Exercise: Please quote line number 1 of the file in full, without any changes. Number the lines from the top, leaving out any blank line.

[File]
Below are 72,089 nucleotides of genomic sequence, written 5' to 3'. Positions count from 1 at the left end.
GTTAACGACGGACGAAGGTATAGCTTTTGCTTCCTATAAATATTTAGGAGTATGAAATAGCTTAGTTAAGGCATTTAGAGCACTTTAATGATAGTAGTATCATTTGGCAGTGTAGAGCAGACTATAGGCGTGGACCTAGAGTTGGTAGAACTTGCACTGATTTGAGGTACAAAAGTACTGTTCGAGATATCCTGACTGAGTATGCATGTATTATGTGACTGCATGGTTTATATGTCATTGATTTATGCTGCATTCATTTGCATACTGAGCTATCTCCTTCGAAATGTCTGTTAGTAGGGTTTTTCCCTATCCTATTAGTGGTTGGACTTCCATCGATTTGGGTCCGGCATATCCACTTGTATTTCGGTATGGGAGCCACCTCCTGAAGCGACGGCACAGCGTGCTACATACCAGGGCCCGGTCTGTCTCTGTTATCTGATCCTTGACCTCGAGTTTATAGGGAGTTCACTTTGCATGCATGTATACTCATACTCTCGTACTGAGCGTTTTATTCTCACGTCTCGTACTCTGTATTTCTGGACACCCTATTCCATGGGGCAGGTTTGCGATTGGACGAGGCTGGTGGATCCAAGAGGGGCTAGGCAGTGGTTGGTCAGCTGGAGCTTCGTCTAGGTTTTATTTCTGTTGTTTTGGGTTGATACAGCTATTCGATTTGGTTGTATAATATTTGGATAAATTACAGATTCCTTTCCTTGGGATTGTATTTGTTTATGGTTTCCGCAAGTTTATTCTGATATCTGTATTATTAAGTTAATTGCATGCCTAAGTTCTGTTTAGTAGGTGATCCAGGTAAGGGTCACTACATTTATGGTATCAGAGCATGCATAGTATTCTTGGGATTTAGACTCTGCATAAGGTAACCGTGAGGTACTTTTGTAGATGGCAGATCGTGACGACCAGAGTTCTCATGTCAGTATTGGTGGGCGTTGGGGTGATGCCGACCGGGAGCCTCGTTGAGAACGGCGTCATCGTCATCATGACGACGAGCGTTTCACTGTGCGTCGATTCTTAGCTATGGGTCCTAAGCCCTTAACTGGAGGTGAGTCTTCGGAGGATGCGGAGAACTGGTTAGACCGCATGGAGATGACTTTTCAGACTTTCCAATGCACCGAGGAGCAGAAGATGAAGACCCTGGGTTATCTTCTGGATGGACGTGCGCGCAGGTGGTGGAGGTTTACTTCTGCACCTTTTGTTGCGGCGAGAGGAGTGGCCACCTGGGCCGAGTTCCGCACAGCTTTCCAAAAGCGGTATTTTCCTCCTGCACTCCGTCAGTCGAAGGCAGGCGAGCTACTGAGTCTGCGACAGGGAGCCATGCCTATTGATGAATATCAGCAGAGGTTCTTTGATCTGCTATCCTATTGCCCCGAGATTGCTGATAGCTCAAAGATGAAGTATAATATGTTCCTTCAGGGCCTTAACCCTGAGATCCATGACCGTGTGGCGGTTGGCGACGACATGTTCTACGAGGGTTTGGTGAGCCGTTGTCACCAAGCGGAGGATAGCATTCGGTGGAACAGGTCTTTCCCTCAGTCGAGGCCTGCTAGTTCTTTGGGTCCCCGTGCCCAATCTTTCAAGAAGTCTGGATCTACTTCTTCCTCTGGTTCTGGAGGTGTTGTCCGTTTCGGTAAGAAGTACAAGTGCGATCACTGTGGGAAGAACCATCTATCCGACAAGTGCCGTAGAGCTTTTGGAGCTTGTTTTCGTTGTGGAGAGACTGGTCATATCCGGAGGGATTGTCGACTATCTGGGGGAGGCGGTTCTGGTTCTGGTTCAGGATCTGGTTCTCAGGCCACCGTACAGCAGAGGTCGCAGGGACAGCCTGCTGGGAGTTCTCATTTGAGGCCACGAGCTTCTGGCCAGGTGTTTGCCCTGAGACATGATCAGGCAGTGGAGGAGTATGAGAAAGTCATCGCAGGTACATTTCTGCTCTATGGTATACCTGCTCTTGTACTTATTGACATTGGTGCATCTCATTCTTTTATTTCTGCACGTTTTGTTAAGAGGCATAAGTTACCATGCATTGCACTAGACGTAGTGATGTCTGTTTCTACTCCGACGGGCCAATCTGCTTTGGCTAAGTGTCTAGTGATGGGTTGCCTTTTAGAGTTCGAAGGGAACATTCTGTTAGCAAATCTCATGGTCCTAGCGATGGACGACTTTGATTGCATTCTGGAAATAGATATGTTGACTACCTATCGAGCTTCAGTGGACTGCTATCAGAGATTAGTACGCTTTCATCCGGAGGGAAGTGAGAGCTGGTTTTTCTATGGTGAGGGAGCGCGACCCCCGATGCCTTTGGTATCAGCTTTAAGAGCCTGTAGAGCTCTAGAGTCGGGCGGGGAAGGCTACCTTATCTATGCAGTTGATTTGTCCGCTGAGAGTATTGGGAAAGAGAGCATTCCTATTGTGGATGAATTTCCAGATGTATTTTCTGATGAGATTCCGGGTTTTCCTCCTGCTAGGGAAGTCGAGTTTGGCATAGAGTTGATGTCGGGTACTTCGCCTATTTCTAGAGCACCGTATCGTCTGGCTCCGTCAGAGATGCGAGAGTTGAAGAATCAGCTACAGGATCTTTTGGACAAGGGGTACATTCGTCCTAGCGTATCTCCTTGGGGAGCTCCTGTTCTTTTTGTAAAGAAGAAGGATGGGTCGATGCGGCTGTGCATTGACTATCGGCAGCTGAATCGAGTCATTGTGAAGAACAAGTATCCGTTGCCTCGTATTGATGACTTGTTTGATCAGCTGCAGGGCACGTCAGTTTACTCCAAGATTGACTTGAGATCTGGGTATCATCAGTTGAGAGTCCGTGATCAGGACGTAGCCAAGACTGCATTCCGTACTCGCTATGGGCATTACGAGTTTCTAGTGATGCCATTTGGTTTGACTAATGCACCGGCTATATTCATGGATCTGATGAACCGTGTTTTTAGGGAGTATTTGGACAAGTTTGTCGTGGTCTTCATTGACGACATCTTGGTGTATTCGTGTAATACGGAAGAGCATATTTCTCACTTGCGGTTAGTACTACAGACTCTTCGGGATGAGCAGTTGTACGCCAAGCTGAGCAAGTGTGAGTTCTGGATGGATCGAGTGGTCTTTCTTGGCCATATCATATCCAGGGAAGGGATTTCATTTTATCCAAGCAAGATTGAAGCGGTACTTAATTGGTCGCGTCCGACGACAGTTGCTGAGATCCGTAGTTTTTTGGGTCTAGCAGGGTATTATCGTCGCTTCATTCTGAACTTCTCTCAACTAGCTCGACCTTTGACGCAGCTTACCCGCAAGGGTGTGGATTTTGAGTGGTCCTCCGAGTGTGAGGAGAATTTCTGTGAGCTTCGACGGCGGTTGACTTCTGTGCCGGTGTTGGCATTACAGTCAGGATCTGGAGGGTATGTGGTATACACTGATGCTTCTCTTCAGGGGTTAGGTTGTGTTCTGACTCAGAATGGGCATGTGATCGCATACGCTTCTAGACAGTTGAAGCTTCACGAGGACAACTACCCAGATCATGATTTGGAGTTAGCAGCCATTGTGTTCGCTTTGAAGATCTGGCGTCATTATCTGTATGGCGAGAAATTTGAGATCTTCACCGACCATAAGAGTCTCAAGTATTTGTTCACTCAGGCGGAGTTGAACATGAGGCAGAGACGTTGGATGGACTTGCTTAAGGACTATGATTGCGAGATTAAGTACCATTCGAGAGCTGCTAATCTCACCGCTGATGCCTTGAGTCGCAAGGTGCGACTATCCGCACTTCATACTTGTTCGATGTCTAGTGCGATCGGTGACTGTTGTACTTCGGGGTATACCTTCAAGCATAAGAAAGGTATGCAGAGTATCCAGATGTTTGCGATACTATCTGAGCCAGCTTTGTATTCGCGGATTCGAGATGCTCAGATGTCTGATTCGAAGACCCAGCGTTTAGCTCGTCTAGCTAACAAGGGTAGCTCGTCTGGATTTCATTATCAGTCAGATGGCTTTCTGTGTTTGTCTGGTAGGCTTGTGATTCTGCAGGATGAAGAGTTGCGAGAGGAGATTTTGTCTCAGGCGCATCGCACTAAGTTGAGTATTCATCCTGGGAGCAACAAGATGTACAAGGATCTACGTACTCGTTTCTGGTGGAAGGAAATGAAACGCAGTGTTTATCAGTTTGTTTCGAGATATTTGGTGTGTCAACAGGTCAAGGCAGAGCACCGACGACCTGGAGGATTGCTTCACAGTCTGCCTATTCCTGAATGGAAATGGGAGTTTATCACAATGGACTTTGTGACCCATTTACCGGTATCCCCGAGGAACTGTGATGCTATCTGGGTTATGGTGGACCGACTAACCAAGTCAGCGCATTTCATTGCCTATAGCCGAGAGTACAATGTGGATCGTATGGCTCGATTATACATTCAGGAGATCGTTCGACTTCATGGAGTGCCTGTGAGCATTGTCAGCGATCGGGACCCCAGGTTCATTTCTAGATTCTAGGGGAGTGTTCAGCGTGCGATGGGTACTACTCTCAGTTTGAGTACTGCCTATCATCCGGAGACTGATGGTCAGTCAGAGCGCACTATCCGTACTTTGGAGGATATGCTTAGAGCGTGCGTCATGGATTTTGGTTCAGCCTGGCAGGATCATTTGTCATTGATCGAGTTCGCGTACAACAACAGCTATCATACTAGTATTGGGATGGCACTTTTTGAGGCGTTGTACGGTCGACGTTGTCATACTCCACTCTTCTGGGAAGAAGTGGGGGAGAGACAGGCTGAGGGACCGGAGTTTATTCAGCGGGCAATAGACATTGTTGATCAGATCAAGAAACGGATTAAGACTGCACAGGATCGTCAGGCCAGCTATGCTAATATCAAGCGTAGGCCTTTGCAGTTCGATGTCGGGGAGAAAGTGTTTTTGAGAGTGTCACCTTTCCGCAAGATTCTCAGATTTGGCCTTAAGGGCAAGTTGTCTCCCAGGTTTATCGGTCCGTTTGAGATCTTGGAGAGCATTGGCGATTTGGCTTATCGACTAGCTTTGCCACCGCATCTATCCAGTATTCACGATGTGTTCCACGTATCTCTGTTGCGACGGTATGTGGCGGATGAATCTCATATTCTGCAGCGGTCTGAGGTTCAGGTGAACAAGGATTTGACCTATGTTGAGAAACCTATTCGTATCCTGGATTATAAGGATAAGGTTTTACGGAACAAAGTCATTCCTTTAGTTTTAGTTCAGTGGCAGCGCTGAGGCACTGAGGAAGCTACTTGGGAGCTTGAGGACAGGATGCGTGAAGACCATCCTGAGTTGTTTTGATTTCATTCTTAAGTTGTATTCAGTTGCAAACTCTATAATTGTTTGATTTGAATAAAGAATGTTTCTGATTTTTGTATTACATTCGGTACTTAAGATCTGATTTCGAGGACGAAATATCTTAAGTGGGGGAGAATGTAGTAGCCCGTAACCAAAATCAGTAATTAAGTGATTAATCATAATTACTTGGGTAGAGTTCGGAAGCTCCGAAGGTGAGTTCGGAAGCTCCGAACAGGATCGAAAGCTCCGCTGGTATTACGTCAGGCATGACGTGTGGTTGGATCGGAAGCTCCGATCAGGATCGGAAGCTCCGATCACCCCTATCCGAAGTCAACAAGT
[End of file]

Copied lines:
Below are 72,089 nucleotides of genomic sequence, written 5' to 3'. Positions count from 1 at the left end.